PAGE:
Segment-specific verticals like LGBTQ+ care represent a growing market opportunity in the platform wars.
Unpacking the SPAC announcement from Pear Therapeutics—what this means for SPACs’ impact on the digital health market and the opportunities for the soon-to-be public Pear’s trajectory.
Historically, the fragmented nature of the U.S. healthcare system has made it nearly impossible for providers, pharmacies, and payers to collaborate and provide coordinated care—and patients have traditionally had almost no access to or control over their own health data. There has generally been little in the way of effective, HIPAA-compliant data sharing between healthcare stakeholders, leaving valuable—and potentially life-saving information—stuck in data silos.
We recently had the privilege of hosting over two dozen digital health executives from major healthcare organizations across the world for our virtual Spring Member Retreat. While representing a diverse set of organizations (provider, payer, biopharma, retail, tech) and roles (innovation, corp dev, venture), each retreat attendee shared one important characteristic—a passion for driving digital innovation within their organization. Rock Health Member Retreats are designed to be interactive, candid conversations that foster community building and generate ideas for enterprise digital innovation initiatives. And the timing of the retreat couldn’t have been any better.
Ro acquiring Modern Fertility represents the opportunity created when segment-specific services for a given population or need—in this case fertility—combine with wide-population focused virtual care platforms. This deal won’t be the last transaction where telehealth and navigation platforms snap up startups focused on segment-specific verticals.
Each year, Rock Health brings together more than 100 digital health CEOs for candid, closed-door conversations about how to build a successful company in digital health. For the 2021 Digital Health CEO Summit, co-hosted with Venture Lab at the University of Pennsylvania, we were joined by a diverse group of CEOs whose organizations’ growth stages ranged from pre-seed all the way through successful exits. Discussions focused on topics like crafting pitches, going to market, inclusive hiring practices, and navigating times of uncertainty. In this intimate setting, CEOs shared honest and valuable insights about their experiences in transforming healthcare.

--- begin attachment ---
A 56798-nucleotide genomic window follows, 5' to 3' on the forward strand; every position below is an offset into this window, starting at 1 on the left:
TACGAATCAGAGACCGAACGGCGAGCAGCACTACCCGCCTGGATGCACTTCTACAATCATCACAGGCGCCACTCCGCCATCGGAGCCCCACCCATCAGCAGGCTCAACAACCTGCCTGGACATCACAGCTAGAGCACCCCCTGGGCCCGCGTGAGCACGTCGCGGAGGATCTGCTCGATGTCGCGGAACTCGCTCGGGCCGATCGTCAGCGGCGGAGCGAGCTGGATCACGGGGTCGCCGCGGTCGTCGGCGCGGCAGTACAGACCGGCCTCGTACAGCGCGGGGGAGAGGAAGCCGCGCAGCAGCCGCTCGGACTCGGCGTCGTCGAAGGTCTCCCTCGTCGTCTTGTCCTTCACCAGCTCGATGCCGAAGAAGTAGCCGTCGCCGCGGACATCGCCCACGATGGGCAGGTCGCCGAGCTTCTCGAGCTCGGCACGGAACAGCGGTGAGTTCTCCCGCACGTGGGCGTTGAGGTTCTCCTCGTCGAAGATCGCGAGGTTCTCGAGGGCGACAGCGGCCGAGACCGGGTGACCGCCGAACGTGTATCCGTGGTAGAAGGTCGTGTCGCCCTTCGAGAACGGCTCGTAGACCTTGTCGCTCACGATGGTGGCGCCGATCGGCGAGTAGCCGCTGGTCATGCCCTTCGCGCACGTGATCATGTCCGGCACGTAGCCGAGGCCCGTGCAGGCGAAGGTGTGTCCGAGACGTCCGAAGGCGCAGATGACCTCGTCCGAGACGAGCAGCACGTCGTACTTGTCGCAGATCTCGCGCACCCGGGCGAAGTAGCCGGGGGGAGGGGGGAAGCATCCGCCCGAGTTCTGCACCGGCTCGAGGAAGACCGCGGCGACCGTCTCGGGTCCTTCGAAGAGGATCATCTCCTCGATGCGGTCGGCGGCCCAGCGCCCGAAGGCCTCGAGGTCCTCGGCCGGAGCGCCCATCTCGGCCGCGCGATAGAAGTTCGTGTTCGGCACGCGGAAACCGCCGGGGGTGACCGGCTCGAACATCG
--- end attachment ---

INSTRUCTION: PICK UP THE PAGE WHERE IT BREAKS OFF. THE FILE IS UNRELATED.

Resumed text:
Digital health has been a promising, growing space over the past decade. And with the pandemic putting new demands on the healthcare system, demand for digitally-enabled care and services spiked overnight. Even as a light has emerged at the end of the pandemic tunnel, momentum toward digital health shows no signs of slowing down. Over $14B was invested across 2020 in private US digital health companies, a number likely to be dwarfed by 2021 investment, with $6.7B already put to work in Q1 2021. With plenty of funding in tow, more companies are on their way to advancing the promise of digital transformation and achieving meaningful scale.
Yesterday, Microsoft announced it was acquiring Nuance Communications for $16B, the largest digital health acquisition since Teladongo’s starter pistol to the virtual platform wars was fired off last year. Check out our take on why big tech companies are so focused on physician workflow solutions—and what this means for their healthcare strategies going forward.
2021 opened with a whirlwind of SPAC-triggered public exit activity in digital health. In this post, we share insights and analysis on how digital health’s SPAC boom will impact four different stakeholder groups, as well as implications for the entire ecosystem.
Q1 2021 closed with $6.7B in US digital health funding, the most-funded quarter to date. Average deal size ballooned to $45.9M (up from $31.7M in 2020), and SPACs continued to offer a new path to liquidity, with 10 announced or closed SPAC deals. With growing deal sizes, a faster funding pace, and new exit pathways, we’re in a period of heightened opportunity.